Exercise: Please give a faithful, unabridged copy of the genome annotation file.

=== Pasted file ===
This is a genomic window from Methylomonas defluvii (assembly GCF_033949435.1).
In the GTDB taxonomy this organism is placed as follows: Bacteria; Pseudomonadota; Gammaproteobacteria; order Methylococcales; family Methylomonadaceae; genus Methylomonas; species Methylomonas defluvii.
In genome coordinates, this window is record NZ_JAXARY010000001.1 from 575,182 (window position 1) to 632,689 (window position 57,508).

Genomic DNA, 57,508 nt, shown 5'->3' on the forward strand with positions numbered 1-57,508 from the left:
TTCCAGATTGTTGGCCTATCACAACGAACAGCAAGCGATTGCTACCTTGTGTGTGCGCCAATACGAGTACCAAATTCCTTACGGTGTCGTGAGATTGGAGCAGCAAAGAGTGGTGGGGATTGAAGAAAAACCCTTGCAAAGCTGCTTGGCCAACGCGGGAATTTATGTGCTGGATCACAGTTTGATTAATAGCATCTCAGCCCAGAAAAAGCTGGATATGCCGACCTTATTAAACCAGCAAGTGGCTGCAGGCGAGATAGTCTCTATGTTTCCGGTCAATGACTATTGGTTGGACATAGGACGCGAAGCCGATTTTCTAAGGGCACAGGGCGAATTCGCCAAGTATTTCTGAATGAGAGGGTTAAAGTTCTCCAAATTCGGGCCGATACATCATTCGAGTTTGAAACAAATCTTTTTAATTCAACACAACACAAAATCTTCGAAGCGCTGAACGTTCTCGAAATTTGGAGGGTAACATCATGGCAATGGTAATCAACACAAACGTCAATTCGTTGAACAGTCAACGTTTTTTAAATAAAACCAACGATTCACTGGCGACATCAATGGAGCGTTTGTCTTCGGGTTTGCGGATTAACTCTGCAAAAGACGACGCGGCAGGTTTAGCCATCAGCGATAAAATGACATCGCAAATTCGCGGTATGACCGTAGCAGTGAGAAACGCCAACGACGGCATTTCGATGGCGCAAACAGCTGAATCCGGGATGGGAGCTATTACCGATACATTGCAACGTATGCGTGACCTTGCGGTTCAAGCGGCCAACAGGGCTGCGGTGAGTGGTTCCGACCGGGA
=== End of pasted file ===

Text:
This is a genomic window from Methylomonas defluvii (assembly GCF_033949435.1).
In the GTDB taxonomy this organism is placed as follows: Bacteria; Pseudomonadota; Gammaproteobacteria; order Methylococcales; family Methylomonadaceae; genus Methylomonas; species Methylomonas defluvii.
In genome coordinates, this window is record NZ_JAXARY010000001.1 from 575,182 (window position 1) to 632,689 (window position 57,508).

Genomic DNA, 57,508 nt, shown 5'->3' on the forward strand with positions numbered 1-57,508 from the left:
TTCCAGATTGTTGGCCTATCACAACGAACAGCAAGCGATTGCTACCTTGTGTGTGCGCCAATACGAGTACCAAATTCCTTACGGTGTCGTGAGATTGGAGCAGCAAAGAGTGGTGGGGATTGAAGAAAAACCCTTGCAAAGCTGCTTGGCCAACGCGGGAATTTATGTGCTGGATCACAGTTTGATTAATAGCATCTCAGCCCAGAAAAAGCTGGATATGCCGACCTTATTAAACCAGCAAGTGGCTGCAGGCGAGATAGTCTCTATGTTTCCGGTCAATGACTATTGGTTGGACATAGGACGCGAAGCCGATTTTCTAAGGGCACAGGGCGAATTCGCCAAGTATTTCTGAATGAGAGGGTTAAAGTTCTCCAAATTCGGGCCGATACATCATTCGAGTTTGAAACAAATCTTTTTAATTCAACACAACACAAAATCTTCGAAGCGCTGAACGTTCTCGAAATTTGGAGGGTAACATCATGGCAATGGTAATCAACACAAACGTCAATTCGTTGAACAGTCAACGTTTTTTAAATAAAACCAACGATTCACTGGCGACATCAATGGAGCGTTTGTCTTCGGGTTTGCGGATTAACTCTGCAAAAGACGACGCGGCAGGTTTAGCCATCAGCGATAAAATGACATCGCAAATTCGCGGTATGACCGTAGCAGTGAGAAACGCCAACGACGGCATTTCGATGGCGCAAACAGCTGAATCCGGGATGGGAGCTATTACCGATACATTGCAACGTATGCGTGACCTTGCGGTTCAAGCGGCCAACAGGGCTGCGGTGAGTGGTTCCGACCGGGA